In a few precincts of American politics, voters still applaud the utterly futile gesture of defiance, the confrontational rhetoric that pleases only true believers, the fist shaken in the face of an opponent who neither notices nor cares. Apparently, such empty gestures — signs of impotence, really — have come to be seen as "speaking truth to power."
That helps to explain the remaining, if faltering, appeal of U.S. Rep. Cynthia McKinney (D-Ga.), whose supporters are nothing if not naïve. They have turned Theodore Roosevelt's maxim — "Speak softly and carry a big stick" — upside down.
McKinney speaks loudly but has accomplished little in her 12 years in Congress. That's because her outrageous rhetoric and loopy antics distance her not only from the Republican majority, but even from many of her Democratic colleagues. She has few allies.
That number grew yet smaller after her most recent controversy, a very public imbroglio prompted by a March skirmish with a Capitol police officer. He says he didn't recognize her; she was wearing a new hairstyle but was without the lapel pin usually worn by members of Congress. When he stopped her, the officer said, she slugged him with her cellphone. She denounced him for alleged racial profiling and "the inappropriate touching and stopping of me — a female, black congresswoman."
While the regrettable episode further endeared her to that dwindling population which sees such incidents as proof of her cojones, it reminded many colleagues — and constituents — that she is a public official who tends more toward cheap theatrics than common sense. It's no wonder she finds herself struggling to retain her 4th District seat, consigned to an Aug. 8 runoff with former DeKalb County Commissioner Hank Johnson.
Elected as the first black congresswoman from Georgia in 1992, the so-called year of the woman, she started out well enough. She picked her battles wisely, attended to the needs of her district and took up a long-neglected cause or two, including working-class Georgians who had been exploited by the kaolin industry.
But she frittered away her promise, recklessly playing the race card and picking fights not only with opponents but also with those who should have been allies. In 1997, when she was challenged by John Mitnick, a Jewish Republican, she allowed her father, a spokesman for her campaign, to engage in blatant anti-Semitism. In 2000, her Web site posted her inflammatory analysis of Al Gore as having a low "Negro tolerance level."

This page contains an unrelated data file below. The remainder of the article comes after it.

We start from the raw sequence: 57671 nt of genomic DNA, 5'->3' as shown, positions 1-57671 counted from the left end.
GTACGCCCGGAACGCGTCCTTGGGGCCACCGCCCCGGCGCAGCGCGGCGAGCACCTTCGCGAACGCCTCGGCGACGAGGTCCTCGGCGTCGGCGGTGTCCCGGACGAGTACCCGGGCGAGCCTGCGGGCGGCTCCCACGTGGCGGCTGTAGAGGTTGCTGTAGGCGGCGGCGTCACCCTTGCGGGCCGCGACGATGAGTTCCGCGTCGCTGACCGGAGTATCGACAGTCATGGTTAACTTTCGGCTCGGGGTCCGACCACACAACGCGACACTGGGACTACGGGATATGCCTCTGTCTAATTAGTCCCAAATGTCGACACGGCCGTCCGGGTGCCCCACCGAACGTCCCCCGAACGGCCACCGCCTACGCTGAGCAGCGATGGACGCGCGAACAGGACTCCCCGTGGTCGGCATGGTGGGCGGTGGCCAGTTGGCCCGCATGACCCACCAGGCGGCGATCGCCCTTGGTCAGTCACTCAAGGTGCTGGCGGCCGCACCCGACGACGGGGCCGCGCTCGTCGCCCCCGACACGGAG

But it was in the aftermath of the terrorist atrocities of Sept. 11 that she gained national prominence with reckless and paranoid pronouncements. She suggested that President Bush had known in advance about the Sept. 11 attacks but did nothing to stop them so his friends could profit from the ensuing war. That proved too much for her constituents, who dumped her for Denise Majette, a former judge. McKinney won the seat back two years ago, after Majette chose not to seek re-election but to try for the U.S. Senate, instead. In the July 18 Democratic primary, she couldn't rouse enough support to win 50 percent outright against two opponents — a poor showing indeed for any incumbent. While political observers believe most whites will support her black opponent in the run-off, a lot of her middle-class black constituents are tired of her, too.
McKinney still has her supporters. Last week, former U.N. Ambassador Andy Young (who ought to know better) endorsed her. A week earlier, a McKinney fan sent an e-mail broadside protesting my criticism of the congresswoman: "You guys [are] against someone who is vocal against injustice in all forms everywhere! You all have been co-opted by the stinking system."
But what changes to the "stinking system" has McKinney wrought? She doesn't have the prestige or power to pass a resolution in support of sweetened ice tea.
By contrast, her colleague, U.S. Rep. John Lewis, who represents Georgia's 5th District, has the moral authority to get things done. He, too, is a vocal critic of the invasion of Iraq. He, too, has frequently disagreed with the policies of President Bush. He, too, is a Democrat — a member of the minority party. But when Lewis threw his determined efforts behind extension of the Voting Rights Act, it passed.
It's the difference between infamy and influence.
• Cynthia Tucker is the editorial page editor. Her column appears Sundays and Wednesdays in the Atlanta Journal-Constitution.